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What are environmental chemicals doing in breast milk?

Posted on January 19th, 2011 by Alf | No Comments | Print | RSS

What is free, cheap, non-processed, fresh, highly nutritious, perfect for babies, and readily available? Well, there are no prizes for guessing the answer is breast milk. It truly is a wonder food. Around 1% protein, 4% fat (including the omega-3 fats), 7% carbohydrate, minerals and vitamins all in a readily available form. Not only does it have all of the nutrients that are required for growth, it also contains factors that protect infants from infection and help educate the babies immune system.

The composition of breast milk can vary significantly from woman to woman. One important factor in this variability is the diet of the mother. For example, the fat composition of the breast milk is dependent on the types of fats in the mother’s diet. So, if the mother’s diet is rich in the special omega-3 fats in fish, or takes fish oils during lactation, the levels of these fats increase in the milk. Conversely, if the mother’s diet is deficient in vitamin A, an important nutrient, her breast milk may contain insufficient amounts of the vitamin to ensure optimal growth and development of her baby (1).

So, what is present or missing in the diet of the mother can affect the composition of their breast milk and in turn, have an impact on the health of the baby. Unfortunately, there are other substances often present in the maternal diet which are not normal components of food but are either contaminants in food, or deliberately added to food at some point. There are also many pollutants that can enter the mother’s body in other ways – for example through environmental exposure, skin contact, or through the lungs. Examples of contaminants detected in food include the pesticides used to control pests both before and after harvest, plastics components such as phthalates and Bisphenol A (BPA) and industrial waste products. The latter include the polychlorinated hydrocarbons (or PCBs), the polybrominated hydrocarbons (PBDEs), and heavy metals such as mercury. There are literally thousands of other substances we are exposed to in our daily lives and theoretically at least, many of these can be taken up. Read the rest of this entry »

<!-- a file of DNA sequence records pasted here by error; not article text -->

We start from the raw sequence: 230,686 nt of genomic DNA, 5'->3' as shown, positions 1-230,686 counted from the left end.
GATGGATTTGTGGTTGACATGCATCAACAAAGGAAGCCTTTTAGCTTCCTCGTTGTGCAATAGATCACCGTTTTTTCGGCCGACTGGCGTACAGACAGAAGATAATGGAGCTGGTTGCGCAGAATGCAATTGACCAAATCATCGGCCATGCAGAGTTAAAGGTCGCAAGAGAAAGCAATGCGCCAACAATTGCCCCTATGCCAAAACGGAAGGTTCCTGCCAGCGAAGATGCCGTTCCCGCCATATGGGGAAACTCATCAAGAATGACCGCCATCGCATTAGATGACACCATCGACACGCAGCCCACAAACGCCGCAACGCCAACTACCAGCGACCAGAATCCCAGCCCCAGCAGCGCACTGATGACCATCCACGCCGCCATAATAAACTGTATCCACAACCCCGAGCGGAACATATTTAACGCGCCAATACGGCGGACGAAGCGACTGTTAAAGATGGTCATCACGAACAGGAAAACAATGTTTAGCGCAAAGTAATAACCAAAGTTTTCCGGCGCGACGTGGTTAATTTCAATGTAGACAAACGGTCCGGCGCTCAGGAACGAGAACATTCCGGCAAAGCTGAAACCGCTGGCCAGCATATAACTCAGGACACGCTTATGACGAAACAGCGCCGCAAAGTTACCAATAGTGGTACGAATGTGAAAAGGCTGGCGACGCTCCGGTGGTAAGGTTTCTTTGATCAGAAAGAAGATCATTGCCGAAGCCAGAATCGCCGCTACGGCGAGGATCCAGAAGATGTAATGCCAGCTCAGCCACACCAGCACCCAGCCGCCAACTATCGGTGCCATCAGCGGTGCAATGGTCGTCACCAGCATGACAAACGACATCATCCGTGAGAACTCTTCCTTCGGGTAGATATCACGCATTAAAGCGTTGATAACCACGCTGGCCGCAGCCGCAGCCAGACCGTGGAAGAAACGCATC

Food Labelling – A consumer minefield?

Posted on January 5th, 2011 by Alf | No Comments | Print | RSS

If Rip Van Winkle, waking up after his 20 year sleep, wandered into a 21st century supermarket he would be astounded at the range and diversity of goods, the colorful packaging, and the staggering choice available to the consumer. He would gaze uncomprehendingly at the labeling with its kilojoules or calories, serve size, list of additives etc. While there is now a degree of public awareness of many of the terms used on labels, the whole area is quite literally, a minefield. Part of the problem is what is on labels serves at least two separate functions – to inform the consumer so they are better able to make a choice, and to entice the consumer into buying a particular product in preference to another. These two conflicting interests understandably create some difficulties for consumers. Read the rest of this entry »